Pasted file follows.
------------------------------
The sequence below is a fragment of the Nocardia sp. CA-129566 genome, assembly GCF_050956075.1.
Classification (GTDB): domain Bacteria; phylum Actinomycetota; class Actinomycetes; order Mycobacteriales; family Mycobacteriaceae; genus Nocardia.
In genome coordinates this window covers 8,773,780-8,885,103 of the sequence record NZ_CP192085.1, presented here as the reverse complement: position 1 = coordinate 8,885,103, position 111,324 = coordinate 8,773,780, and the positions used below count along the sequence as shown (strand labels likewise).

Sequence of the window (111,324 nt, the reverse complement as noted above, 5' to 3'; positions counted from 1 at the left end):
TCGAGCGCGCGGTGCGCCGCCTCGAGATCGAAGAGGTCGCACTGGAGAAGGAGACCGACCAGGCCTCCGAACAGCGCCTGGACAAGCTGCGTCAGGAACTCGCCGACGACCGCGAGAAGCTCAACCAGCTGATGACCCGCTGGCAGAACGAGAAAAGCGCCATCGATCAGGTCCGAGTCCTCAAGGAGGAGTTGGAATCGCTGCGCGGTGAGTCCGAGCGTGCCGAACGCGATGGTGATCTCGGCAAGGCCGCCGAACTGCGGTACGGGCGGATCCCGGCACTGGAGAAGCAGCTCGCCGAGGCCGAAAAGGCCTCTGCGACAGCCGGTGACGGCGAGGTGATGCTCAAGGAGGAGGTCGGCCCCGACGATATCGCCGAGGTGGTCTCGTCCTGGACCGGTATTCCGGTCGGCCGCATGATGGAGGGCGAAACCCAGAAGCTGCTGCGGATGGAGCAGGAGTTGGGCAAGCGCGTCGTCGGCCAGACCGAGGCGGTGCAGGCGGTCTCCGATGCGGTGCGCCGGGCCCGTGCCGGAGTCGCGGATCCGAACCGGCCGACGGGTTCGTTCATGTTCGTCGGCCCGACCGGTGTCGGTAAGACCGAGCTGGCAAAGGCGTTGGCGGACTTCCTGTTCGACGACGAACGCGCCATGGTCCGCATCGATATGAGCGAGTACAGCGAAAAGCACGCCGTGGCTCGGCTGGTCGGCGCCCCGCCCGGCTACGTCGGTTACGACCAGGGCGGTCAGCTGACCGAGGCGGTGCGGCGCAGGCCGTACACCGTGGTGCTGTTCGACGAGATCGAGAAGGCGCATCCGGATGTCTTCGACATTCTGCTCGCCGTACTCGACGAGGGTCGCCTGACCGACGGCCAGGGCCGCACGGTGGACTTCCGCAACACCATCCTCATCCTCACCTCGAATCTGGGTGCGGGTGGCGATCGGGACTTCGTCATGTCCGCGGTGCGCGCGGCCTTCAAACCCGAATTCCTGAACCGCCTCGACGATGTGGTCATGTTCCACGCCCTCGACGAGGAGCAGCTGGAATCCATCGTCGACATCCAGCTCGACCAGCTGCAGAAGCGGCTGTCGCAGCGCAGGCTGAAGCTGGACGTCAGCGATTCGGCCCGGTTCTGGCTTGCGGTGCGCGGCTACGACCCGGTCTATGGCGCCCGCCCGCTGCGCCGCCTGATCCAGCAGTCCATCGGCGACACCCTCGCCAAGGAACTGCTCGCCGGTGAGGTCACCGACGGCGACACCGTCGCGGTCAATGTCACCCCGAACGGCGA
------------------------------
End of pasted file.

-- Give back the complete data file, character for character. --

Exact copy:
The sequence below is a fragment of the Nocardia sp. CA-129566 genome, assembly GCF_050956075.1.
Classification (GTDB): domain Bacteria; phylum Actinomycetota; class Actinomycetes; order Mycobacteriales; family Mycobacteriaceae; genus Nocardia.
In genome coordinates this window covers 8,773,780-8,885,103 of the sequence record NZ_CP192085.1, presented here as the reverse complement: position 1 = coordinate 8,885,103, position 111,324 = coordinate 8,773,780, and the positions used below count along the sequence as shown (strand labels likewise).

Sequence of the window (111,324 nt, the reverse complement as noted above, 5' to 3'; positions counted from 1 at the left end):
TCGAGCGCGCGGTGCGCCGCCTCGAGATCGAAGAGGTCGCACTGGAGAAGGAGACCGACCAGGCCTCCGAACAGCGCCTGGACAAGCTGCGTCAGGAACTCGCCGACGACCGCGAGAAGCTCAACCAGCTGATGACCCGCTGGCAGAACGAGAAAAGCGCCATCGATCAGGTCCGAGTCCTCAAGGAGGAGTTGGAATCGCTGCGCGGTGAGTCCGAGCGTGCCGAACGCGATGGTGATCTCGGCAAGGCCGCCGAACTGCGGTACGGGCGGATCCCGGCACTGGAGAAGCAGCTCGCCGAGGCCGAAAAGGCCTCTGCGACAGCCGGTGACGGCGAGGTGATGCTCAAGGAGGAGGTCGGCCCCGACGATATCGCCGAGGTGGTCTCGTCCTGGACCGGTATTCCGGTCGGCCGCATGATGGAGGGCGAAACCCAGAAGCTGCTGCGGATGGAGCAGGAGTTGGGCAAGCGCGTCGTCGGCCAGACCGAGGCGGTGCAGGCGGTCTCCGATGCGGTGCGCCGGGCCCGTGCCGGAGTCGCGGATCCGAACCGGCCGACGGGTTCGTTCATGTTCGTCGGCCCGACCGGTGTCGGTAAGACCGAGCTGGCAAAGGCGTTGGCGGACTTCCTGTTCGACGACGAACGCGCCATGGTCCGCATCGATATGAGCGAGTACAGCGAAAAGCACGCCGTGGCTCGGCTGGTCGGCGCCCCGCCCGGCTACGTCGGTTACGACCAGGGCGGTCAGCTGACCGAGGCGGTGCGGCGCAGGCCGTACACCGTGGTGCTGTTCGACGAGATCGAGAAGGCGCATCCGGATGTCTTCGACATTCTGCTCGCCGTACTCGACGAGGGTCGCCTGACCGACGGCCAGGGCCGCACGGTGGACTTCCGCAACACCATCCTCATCCTCACCTCGAATCTGGGTGCGGGTGGCGATCGGGACTTCGTCATGTCCGCGGTGCGCGCGGCCTTCAAACCCGAATTCCTGAACCGCCTCGACGATGTGGTCATGTTCCACGCCCTCGACGAGGAGCAGCTGGAATCCATCGTCGACATCCAGCTCGACCAGCTGCAGAAGCGGCTGTCGCAGCGCAGGCTGAAGCTGGACGTCAGCGATTCGGCCCGGTTCTGGCTTGCGGTGCGCGGCTACGACCCGGTCTATGGCGCCCGCCCGCTGCGCCGCCTGATCCAGCAGTCCATCGGCGACACCCTCGCCAAGGAACTGCTCGCCGGTGAGGTCACCGACGGCGACACCGTCGCGGTCAATGTCACCCCGAACGGCGA